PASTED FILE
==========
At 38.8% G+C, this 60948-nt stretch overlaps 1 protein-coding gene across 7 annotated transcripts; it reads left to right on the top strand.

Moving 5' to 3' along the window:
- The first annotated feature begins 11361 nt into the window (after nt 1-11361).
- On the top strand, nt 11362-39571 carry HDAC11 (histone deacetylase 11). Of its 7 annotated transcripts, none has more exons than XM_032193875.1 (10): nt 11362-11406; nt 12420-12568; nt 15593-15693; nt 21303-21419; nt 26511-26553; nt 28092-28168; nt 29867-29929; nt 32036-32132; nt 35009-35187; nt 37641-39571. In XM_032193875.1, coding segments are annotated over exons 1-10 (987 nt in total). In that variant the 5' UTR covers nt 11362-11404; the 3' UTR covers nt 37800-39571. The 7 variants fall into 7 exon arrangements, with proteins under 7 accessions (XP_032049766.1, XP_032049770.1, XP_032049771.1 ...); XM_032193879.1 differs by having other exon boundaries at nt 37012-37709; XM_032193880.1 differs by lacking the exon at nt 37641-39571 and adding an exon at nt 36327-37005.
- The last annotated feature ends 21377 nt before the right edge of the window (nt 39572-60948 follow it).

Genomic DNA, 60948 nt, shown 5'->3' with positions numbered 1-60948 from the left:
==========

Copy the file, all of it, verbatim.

At 38.8% G+C, this 60948-nt stretch overlaps 1 protein-coding gene across 7 annotated transcripts; it reads left to right on the top strand.

Moving 5' to 3' along the window:
- The first annotated feature begins 11361 nt into the window (after nt 1-11361).
- On the top strand, nt 11362-39571 carry HDAC11 (histone deacetylase 11). Of its 7 annotated transcripts, none has more exons than XM_032193875.1 (10): nt 11362-11406; nt 12420-12568; nt 15593-15693; nt 21303-21419; nt 26511-26553; nt 28092-28168; nt 29867-29929; nt 32036-32132; nt 35009-35187; nt 37641-39571. In XM_032193875.1, coding segments are annotated over exons 1-10 (987 nt in total). In that variant the 5' UTR covers nt 11362-11404; the 3' UTR covers nt 37800-39571. The 7 variants fall into 7 exon arrangements, with proteins under 7 accessions (XP_032049766.1, XP_032049770.1, XP_032049771.1 ...); XM_032193879.1 differs by having other exon boundaries at nt 37012-37709; XM_032193880.1 differs by lacking the exon at nt 37641-39571 and adding an exon at nt 36327-37005.
- The last annotated feature ends 21377 nt before the right edge of the window (nt 39572-60948 follow it).

Genomic DNA, 60948 nt, shown 5'->3' with positions numbered 1-60948 from the left: